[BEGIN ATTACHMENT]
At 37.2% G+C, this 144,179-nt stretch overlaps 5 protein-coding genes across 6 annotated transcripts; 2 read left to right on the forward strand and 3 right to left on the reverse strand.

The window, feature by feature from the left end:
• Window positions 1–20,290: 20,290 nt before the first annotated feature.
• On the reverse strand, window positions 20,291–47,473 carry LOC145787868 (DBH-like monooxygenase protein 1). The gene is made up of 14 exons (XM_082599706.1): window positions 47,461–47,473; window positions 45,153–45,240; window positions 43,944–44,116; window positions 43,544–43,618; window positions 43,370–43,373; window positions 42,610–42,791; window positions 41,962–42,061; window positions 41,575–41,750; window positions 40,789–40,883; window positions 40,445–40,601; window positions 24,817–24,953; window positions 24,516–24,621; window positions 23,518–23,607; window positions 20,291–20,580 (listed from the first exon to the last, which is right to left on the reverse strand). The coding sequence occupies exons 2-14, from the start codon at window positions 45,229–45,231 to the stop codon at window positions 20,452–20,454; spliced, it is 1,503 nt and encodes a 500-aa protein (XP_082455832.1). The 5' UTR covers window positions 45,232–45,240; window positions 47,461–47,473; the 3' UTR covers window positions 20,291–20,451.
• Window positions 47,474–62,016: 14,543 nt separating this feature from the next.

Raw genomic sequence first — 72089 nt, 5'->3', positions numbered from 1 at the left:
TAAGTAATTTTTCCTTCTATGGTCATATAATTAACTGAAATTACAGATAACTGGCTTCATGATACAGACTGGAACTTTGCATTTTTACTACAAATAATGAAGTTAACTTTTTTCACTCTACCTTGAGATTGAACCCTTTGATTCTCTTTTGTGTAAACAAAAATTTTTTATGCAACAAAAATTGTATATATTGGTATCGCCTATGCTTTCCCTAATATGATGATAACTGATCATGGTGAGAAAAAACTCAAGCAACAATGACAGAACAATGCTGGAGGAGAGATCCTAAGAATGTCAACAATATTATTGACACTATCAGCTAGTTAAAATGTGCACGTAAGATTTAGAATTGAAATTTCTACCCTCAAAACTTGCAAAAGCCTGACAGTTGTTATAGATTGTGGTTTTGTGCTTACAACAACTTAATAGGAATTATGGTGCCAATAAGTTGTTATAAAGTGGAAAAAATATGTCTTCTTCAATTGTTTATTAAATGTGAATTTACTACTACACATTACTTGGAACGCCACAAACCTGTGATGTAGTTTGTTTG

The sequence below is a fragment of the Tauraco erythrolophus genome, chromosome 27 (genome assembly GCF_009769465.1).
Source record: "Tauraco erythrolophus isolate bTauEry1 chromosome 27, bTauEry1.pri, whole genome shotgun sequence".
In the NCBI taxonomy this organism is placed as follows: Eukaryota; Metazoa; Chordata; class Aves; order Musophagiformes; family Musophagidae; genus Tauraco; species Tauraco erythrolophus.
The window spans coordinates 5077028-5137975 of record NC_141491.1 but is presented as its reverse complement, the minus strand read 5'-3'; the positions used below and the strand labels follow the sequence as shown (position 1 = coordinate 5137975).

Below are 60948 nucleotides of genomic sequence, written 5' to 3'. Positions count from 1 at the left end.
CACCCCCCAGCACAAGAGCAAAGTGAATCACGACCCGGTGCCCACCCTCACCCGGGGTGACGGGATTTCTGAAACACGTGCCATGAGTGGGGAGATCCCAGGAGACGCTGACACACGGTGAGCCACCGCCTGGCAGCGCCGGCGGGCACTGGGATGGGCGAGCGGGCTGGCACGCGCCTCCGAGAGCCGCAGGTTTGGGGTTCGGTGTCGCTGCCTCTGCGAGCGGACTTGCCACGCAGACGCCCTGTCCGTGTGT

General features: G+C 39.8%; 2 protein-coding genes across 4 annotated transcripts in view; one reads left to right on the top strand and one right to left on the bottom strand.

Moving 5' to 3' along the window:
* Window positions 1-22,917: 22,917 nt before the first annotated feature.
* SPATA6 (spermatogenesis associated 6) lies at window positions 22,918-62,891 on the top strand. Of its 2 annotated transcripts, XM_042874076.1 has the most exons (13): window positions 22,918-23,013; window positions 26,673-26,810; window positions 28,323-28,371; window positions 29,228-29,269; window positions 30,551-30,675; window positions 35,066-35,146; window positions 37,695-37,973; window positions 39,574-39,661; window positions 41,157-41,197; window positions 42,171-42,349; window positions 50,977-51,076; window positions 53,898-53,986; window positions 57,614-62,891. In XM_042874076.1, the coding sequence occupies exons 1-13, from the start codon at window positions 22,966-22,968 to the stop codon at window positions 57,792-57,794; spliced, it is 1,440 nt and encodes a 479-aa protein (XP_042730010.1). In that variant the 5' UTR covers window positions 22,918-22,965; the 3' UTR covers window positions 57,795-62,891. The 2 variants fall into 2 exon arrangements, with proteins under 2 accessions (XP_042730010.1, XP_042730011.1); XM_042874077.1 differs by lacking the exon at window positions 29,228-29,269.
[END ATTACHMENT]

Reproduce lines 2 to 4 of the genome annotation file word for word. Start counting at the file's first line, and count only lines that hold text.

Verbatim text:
The window, feature by feature from the left end:
• Window positions 1–20,290: 20,290 nt before the first annotated feature.
• On the reverse strand, window positions 20,291–47,473 carry LOC145787868 (DBH-like monooxygenase protein 1). The gene is made up of 14 exons (XM_082599706.1): window positions 47,461–47,473; window positions 45,153–45,240; window positions 43,944–44,116; window positions 43,544–43,618; window positions 43,370–43,373; window positions 42,610–42,791; window positions 41,962–42,061; window positions 41,575–41,750; window positions 40,789–40,883; window positions 40,445–40,601; window positions 24,817–24,953; window positions 24,516–24,621; window positions 23,518–23,607; window positions 20,291–20,580 (listed from the first exon to the last, which is right to left on the reverse strand). The coding sequence occupies exons 2-14, from the start codon at window positions 45,229–45,231 to the stop codon at window positions 20,452–20,454; spliced, it is 1,503 nt and encodes a 500-aa protein (XP_082455832.1). The 5' UTR covers window positions 45,232–45,240; window positions 47,461–47,473; the 3' UTR covers window positions 20,291–20,451.